Edibles are just one of many ways to enjoy the benefits of cannabis. A quick look at a dispensary menu might show a variety of baked goods, candies, and more. Did you know that you can make edibles at home, too? Here’s what you need to know about cooking with cannabis.

Making an Infused Butter or Oil

Choose Your Strain

The first step when you're cooking with cannabis is choosing your strain. You need to know what you want out of your experience. Regardless if you’re looking to relax or get energized, be sure to select a strain with a rich terpene profile.

Decarboxylation

You can’t just add dried flowers to butter or oil. Nor can you throw some into your recipe. For your edibles to be effective, you first need to decarboxylate your cannabis.

Decarboxylation is necessary to ensure the effectiveness of your edibles. To activate the cannabinoids, you must bake your cannabis flowers at 240 to 245 degrees Fahrenheit for 30 minutes. If the plant material is moist, it may need to bake longer.

Make Your Infusion

After the cannabis is cool enough to handle, the next step is grinding. It should be coarse. Then, you need to simmer the material in your chosen oil. You can use butter, canola oil, coconut oil, or olive oil.

Mix the cannabis with your chosen oil and heat it slowly on the stove or slow cooker. You can add water periodically to keep the buds from burning. If you use a slow cooker, your mixture should cook for six to eight hours. If you’re using the stove, three hours should be sufficient. The longer you cook, though, the more the cannabis infuses.

After cooking, strain your oil and store it in the fridge. Any residual water will rise to the top of the mixture. Remove it before using your infusion.

How to Use Your Infusion

Once you have your infusion, you can use it for just about anything. You can make:

  • Brownies or blondies
  • Cookies
  • Cakes
  • Icings
  • Sauces
  • Dressings
  • Smoothies
  • Sauteeing vegetables
  • Marinades

When it comes to cooking with cannabis, the possibilities are virtually limitless.

Mistakes to Avoid When You're Cooking With Cannabis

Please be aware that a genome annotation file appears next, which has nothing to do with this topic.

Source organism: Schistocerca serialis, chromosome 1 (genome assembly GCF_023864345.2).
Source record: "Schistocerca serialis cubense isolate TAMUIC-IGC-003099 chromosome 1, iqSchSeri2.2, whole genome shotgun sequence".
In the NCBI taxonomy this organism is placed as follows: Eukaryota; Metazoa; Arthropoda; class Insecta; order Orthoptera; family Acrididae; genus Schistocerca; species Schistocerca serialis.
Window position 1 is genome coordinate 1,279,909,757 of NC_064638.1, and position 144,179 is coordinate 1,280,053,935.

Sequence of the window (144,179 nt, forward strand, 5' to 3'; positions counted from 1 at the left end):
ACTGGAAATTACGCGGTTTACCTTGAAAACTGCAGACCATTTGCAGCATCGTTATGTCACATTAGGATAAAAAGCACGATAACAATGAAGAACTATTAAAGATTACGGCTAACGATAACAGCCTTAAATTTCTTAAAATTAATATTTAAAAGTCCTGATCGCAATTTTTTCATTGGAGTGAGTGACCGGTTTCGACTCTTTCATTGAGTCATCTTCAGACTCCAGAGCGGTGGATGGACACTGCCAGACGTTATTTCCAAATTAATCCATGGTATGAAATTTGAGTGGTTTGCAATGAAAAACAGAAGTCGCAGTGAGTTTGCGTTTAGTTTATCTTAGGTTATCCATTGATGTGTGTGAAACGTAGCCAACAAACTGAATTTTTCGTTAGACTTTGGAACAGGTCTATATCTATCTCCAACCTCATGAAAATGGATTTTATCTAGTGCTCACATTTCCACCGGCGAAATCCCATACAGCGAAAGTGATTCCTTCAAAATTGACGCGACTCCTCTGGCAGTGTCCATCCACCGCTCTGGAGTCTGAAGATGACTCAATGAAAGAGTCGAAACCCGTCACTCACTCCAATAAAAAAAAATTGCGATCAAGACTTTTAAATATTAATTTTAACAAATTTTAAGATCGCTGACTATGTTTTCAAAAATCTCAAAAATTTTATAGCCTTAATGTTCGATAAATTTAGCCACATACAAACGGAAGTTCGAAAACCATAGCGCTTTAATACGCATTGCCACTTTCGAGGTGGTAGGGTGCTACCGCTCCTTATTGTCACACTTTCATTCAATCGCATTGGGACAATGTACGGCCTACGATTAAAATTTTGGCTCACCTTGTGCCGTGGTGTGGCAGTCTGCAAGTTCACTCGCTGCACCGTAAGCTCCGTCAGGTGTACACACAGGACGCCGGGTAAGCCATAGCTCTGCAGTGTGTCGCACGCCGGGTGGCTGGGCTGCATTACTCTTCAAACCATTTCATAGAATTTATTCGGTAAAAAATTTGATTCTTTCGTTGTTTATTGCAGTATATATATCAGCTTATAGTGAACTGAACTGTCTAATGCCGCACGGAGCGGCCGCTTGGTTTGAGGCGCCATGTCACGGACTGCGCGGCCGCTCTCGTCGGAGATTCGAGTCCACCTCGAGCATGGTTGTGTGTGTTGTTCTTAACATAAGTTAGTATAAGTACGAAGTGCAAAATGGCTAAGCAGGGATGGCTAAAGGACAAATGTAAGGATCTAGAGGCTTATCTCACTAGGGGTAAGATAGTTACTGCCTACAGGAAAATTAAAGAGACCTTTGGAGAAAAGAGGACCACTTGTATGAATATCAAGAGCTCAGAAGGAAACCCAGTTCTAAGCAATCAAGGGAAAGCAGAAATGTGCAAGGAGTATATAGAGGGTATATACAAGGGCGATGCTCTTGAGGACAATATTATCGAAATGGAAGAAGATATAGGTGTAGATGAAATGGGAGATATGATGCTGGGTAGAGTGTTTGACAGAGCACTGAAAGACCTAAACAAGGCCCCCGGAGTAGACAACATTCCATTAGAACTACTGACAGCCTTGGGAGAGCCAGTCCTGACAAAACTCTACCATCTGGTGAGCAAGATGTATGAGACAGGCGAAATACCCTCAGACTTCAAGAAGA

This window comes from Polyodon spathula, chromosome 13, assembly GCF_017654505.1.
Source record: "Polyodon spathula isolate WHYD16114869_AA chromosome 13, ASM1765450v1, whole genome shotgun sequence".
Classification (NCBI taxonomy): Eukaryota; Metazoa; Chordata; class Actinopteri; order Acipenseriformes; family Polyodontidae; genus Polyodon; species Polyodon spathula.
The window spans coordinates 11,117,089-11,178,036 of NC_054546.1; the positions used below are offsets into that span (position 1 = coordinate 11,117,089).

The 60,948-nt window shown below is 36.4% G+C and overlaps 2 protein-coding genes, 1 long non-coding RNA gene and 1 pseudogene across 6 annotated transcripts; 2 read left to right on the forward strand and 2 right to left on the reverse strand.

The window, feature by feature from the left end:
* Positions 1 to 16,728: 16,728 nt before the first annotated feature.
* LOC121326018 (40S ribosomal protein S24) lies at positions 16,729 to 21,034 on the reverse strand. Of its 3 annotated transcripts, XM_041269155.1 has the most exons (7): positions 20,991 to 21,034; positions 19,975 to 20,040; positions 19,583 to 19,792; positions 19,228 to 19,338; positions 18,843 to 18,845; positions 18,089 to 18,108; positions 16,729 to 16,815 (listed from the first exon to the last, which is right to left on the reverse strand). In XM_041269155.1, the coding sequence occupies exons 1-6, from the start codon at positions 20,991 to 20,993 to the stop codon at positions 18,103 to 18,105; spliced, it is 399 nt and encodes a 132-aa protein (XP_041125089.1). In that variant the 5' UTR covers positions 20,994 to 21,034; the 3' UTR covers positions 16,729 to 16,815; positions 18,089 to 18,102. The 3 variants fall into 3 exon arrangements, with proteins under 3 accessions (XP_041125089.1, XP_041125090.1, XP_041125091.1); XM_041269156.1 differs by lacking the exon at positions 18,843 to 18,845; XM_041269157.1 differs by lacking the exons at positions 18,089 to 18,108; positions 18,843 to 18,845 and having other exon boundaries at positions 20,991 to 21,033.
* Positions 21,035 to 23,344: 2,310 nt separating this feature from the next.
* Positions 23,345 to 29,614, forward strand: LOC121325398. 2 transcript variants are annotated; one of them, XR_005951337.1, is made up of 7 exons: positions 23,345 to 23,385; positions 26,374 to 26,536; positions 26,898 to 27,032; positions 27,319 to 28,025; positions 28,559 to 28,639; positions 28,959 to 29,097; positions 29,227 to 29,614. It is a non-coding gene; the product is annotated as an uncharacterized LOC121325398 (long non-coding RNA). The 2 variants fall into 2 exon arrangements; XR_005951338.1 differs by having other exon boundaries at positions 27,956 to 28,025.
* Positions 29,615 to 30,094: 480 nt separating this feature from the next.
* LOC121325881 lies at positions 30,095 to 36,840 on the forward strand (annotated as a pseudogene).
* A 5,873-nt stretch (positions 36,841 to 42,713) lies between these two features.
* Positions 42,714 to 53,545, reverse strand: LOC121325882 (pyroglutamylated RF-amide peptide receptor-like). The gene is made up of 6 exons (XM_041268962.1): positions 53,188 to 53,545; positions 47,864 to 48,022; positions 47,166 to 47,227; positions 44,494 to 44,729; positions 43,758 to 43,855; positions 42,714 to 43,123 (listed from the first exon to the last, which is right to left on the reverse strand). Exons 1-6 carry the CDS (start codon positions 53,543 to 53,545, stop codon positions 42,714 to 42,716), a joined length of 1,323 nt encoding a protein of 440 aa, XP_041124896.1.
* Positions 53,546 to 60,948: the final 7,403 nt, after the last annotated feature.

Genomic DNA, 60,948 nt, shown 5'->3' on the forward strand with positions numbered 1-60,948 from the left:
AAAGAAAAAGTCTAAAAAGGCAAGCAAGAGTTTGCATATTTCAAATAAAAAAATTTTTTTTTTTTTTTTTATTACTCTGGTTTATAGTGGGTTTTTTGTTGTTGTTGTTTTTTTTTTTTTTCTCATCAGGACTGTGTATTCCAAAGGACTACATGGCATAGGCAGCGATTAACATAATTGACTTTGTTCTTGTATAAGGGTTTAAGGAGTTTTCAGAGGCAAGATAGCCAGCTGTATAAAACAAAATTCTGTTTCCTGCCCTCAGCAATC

Cooking with cannabis involves trial and error. Experimenting and getting creative are parts of the process. Here are a few mistakes to avoid that can help you craft edibles you’re sure to enjoy.

Grinding to a Fine Powder

Grinding your cannabis too fine can introduce chlorophyll and a grassy flavor to your oil. It also makes your mixture more difficult to strain. Grind your decarboxylated flowers coarsely. The oil will pull out valuable cannabinoids and leave unwanted plant material behind.

Skipping the Decarboxylation Process

Don’t just add unactivated cannabis into your recipe. Otherwise, your final product will taste off. The cannabinoids also won’t be able to activate fully. You must decarboxylate your flowers first.

Decarboxylating at Too High a Temperature

When it comes to decarboxylating your cannabis, low and slow is best. The buds must be heated long enough to activate the cannabinoids. You can use a higher temperature if you’re short on time, but be sure to watch the oven. Either way, be sure to mix your buds every so often to ensure an even process.

Straining Incorrectly

Don’t use force to strain your infusion. Otherwise, unwanted plant material can sneak through. Instead, let gravity do the work for you.

Using the Wrong Amount of Oil in Your Recipe

Before adding your infusion to any recipe, test its potency. This will help you determine how much to use for the best results and an optimal experience.

While you can purchase cannabis edibles at your local dispensary, you can also make your own at home. This gives you the opportunity to be creative and add your favorite strain to some of your favorite recipes.